Tagged: thermal degradation

Lubricant Deterioration Identifications

What the difference between Shelf Life and Service Life?

There’s a major difference between Shelf life and Service life especially when it concerns lubricants!

No one wants to put expired lubricants into their equipment! This can cause unexpected failures which can lead to unplanned downtime which can continue to spiral down the costly path of unproductivity!


Shelf Life

The Shelf life is usually what is stamped by the Manufacturer indicating the length of time the product can remain in its current packaging before being deemed unsuitable for use. These can typically be found on the packaging.

Service Life

The Service life however is determined by the application and conditions under which the lubricant is being used. Usually, estimated running hours / mileage are given by the equipment manufacturer in the maintenance section of the manual. (Condition monitoring can also be used to determine appropriate service intervals.)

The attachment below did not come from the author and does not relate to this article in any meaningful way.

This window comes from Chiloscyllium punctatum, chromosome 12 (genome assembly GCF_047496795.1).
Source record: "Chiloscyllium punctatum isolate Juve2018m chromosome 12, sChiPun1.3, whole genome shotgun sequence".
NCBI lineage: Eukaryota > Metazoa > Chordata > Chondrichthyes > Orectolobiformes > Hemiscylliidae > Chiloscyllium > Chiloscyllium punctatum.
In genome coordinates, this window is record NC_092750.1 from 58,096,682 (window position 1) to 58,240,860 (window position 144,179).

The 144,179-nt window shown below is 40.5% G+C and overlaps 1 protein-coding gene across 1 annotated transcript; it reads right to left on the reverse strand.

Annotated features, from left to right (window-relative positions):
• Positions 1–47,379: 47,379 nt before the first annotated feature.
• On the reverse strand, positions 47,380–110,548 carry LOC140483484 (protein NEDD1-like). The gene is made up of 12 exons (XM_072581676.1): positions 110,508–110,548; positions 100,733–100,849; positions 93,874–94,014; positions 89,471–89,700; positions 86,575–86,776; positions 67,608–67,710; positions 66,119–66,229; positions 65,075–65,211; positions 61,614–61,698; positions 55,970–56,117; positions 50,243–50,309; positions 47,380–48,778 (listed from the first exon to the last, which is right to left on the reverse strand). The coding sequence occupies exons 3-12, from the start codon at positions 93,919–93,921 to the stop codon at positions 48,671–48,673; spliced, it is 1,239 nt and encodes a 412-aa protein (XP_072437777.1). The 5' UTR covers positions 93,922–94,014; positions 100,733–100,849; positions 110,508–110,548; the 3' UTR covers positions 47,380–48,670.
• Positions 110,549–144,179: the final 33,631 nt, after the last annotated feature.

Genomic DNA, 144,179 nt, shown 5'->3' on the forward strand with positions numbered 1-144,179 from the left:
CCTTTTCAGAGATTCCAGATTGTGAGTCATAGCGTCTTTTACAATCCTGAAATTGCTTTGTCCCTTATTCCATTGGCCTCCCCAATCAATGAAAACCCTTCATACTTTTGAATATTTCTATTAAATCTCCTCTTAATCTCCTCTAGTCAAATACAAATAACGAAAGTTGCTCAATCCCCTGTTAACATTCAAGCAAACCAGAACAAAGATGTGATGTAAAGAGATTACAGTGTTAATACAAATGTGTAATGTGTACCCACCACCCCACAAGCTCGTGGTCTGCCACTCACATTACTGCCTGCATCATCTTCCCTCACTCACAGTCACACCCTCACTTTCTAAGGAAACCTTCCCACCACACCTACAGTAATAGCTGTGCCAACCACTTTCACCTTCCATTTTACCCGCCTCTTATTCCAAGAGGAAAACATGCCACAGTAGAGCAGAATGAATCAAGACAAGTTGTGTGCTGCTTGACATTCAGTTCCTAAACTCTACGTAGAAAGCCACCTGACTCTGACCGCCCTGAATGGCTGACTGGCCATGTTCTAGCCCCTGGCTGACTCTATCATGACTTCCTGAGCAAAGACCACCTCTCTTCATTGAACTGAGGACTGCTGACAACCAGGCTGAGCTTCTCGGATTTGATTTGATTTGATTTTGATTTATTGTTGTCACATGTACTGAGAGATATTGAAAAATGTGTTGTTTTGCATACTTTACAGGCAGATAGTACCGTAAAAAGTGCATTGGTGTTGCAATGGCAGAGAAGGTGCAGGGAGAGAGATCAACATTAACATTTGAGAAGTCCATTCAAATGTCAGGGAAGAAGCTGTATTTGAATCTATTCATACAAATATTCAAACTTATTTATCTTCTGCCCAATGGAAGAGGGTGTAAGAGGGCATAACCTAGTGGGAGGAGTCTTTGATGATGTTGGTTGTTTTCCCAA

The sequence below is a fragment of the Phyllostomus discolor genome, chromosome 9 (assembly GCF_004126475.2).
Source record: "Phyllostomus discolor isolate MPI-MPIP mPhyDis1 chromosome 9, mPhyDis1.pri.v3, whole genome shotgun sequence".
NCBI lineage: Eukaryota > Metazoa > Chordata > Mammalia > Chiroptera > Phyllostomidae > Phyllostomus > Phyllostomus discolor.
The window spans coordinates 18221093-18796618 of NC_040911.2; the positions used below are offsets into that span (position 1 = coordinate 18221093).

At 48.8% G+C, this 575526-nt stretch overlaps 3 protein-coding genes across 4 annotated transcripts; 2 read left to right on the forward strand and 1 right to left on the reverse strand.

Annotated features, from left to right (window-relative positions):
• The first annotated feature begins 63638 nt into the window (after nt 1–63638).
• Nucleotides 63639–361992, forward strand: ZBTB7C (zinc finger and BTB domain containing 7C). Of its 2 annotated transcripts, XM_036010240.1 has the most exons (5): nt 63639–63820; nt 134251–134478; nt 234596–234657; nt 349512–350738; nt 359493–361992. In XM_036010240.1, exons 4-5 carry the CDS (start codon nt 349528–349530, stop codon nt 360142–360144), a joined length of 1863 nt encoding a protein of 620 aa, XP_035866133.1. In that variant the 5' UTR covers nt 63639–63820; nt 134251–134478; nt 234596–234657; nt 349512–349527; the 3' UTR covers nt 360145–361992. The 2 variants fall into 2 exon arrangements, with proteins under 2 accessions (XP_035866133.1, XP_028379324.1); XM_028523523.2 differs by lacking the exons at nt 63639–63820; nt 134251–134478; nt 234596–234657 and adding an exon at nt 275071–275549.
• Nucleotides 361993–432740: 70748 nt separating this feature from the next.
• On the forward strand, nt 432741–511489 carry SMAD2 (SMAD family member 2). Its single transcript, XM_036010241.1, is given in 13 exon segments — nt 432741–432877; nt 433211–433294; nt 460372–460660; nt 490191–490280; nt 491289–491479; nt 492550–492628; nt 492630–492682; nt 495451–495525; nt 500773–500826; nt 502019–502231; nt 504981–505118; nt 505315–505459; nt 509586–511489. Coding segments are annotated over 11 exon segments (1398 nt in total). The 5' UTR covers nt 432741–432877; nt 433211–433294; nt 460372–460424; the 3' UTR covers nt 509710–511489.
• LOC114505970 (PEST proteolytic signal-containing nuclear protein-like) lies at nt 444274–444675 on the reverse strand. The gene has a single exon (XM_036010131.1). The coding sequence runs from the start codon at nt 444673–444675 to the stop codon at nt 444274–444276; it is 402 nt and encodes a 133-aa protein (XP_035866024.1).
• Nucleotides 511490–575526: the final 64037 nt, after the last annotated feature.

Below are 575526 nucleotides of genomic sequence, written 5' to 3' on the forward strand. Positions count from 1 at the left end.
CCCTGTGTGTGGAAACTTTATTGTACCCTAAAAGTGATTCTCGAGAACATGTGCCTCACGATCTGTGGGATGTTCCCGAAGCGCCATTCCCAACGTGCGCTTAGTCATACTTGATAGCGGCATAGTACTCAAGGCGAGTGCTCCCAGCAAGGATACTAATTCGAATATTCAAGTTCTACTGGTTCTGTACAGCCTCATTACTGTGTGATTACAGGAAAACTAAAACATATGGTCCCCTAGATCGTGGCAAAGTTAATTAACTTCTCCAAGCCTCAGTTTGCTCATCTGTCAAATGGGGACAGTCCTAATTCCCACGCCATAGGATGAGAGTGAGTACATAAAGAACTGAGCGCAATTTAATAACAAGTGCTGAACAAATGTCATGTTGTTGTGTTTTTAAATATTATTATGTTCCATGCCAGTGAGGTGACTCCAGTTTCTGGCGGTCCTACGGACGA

However, how will someone know if the product has deteriorated while still in its original packaging?  What should someone typically look for?

Above are some tips for identification of deterioration in lubricants. Take a note of these for the next time you are unsure of the integrity of your lubricants.

Thermal Degradation vs Oxidation

What’s the difference between Thermal Degradation and Oxidation of a lubricant?


The two major differences are the contributory factors and the by products that are produced.

For oxidation, both oxygen and temperature are critical to the degradation of the lubricant however, in thermal degradation, the temperature of the lubricant exceeds its thermal stability (usually in excess of 200°C).

Oxidation usually occurs through the release of free radicals which deplete the antioxidants however, Thermal Degradation consists of polymerization of the lubricant.

Oxidation produces aldehydes, ketones, hydroperoxides, carboxylic acids varnish and sludge. On the other hand, Thermal Degradation produces coke as the final deposit.